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Tumour Growth Control Group (CRUK) - Sir William Dunn School of Pathology




           The structure and function of the IGF2 receptor.

Our aim is to characterise the protein-protein interactions between the IGF2 ligand and the IGF2 receptor, as well as the interactions of mannose-6-phosphate containing ligands, such as lysosomal enzymes, with other domains of the same receptor. Site directed mutagenesis and surface plasmon resonance (BIAcore) of recombinant proteins form the basis of a systematic analysis of the interacting amino acids and general stereochemistry involved in these ligand receptor interactions. Other studies include the directed evolution of IGF2R using surface display libraries and time-resolved analysis of cargo driven subcellular localisation of the receptor. The group collaborates closely with structural biologists at the University of Bristol (Professor Matt Crump) and at the University of Oxford (Professor Yvonne Jones, STRUBI).







    The functional genetic interactions of Igf2 and Igf2r in conditional murine models.

The gene expressing IGF2 (Igf2) is reciprocally imprinted with respect to the gene expressing the IGF2 receptor (Igf2r). Modification of DNA methylation and genomic imprinting implicate a role for loss of imprinting of IGF2 as a functional modifier of cancer risk. The purpose is to quantify allelic supply of the ligand and receptor in established genetic models of cancer progression. The initial focus has been on the functional genetics of Igf2 and Igf2r. These experiments are being extended to other tumour susceptiblity models using Cre mediated conditional gene disruption. The ultimate aim is to investigate the functional consequences of cell type domain specific expression within tumours, and their functional significance in tumour growth control.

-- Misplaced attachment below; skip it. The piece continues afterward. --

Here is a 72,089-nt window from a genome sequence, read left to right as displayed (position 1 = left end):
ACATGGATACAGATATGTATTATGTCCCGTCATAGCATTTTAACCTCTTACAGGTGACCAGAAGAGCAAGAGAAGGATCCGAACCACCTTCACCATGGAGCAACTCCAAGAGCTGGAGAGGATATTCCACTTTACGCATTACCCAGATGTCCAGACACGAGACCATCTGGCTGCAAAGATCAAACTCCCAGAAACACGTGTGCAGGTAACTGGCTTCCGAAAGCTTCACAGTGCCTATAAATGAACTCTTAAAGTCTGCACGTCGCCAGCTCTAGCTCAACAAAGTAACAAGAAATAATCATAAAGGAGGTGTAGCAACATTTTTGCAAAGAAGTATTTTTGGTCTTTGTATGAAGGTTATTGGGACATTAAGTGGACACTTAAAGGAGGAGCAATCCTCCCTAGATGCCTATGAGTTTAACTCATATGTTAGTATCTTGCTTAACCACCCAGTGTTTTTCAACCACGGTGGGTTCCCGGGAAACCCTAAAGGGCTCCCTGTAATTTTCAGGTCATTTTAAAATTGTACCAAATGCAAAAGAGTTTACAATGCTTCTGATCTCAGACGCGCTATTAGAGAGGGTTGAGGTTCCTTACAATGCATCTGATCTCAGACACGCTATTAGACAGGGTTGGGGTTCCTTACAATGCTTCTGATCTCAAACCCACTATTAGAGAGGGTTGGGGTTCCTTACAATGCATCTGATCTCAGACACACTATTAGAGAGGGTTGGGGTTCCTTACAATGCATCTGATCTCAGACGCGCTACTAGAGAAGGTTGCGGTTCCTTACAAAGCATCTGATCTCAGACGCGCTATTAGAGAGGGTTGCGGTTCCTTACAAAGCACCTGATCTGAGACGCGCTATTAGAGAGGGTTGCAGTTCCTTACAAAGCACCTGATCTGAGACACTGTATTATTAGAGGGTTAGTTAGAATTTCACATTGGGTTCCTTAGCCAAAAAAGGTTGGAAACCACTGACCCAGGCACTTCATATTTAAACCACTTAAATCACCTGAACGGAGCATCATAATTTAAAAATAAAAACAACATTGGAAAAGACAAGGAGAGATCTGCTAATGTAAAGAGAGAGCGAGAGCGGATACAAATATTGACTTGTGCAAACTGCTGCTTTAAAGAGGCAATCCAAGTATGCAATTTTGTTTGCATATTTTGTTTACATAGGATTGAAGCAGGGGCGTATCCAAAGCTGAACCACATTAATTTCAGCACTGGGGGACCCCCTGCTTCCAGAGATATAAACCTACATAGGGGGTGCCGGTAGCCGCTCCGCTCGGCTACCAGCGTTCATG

The identification and validation of IGF2 biomarkers

This research project is concerned with defining the specificity of insulin-like growth factor 2 (IGF2) signalling and uses microarray gene expression profiling, imaging and bioinformatic approaches to identify biomarkers associated with excess supply of IGF2 ligand.




  The generation and development of soluble forms of the IGF2 receptor domain 11 as ligand trap for IGF2.

          The purpose is to functionally evaluate therapeutic proteins that function as ligand traps for IGF2. The experiments focus on generating novel   

           forms of sIGF2R based on domain 11 of the receptor, evaluating ligand binding properties using surface plasmon resonance, and generating  

           genetically modified cell systems as assays. Collaboration with Cancer Research Technology aims to exploit these molecules for development

           and testing in early phase clinical trials run by the group in the Oxford Cancer Centre.



Translational research in bone and soft tissue sarcoma.

Bone sarcoma are high grade tumours that occur in young people. The current treatments result in 60% of patients being cured, but these treatments are associated with side effects. We are studying biomarkers that may influence treatment decisions and that will be tested in clincial trials. We collaborate with pathologists and surgeons at the Nuffield Orthopaedic Centre and other centres across Europe.





The HealthTIES consortium joins five of Europe’s top regions for healthcare technology and addresses Europe’s greatest health challenges: an ageing population and the sustainability of the healthcare system.  The aim is to speed up the cycle of innovation and make the EU a world-class player in healthcare technology.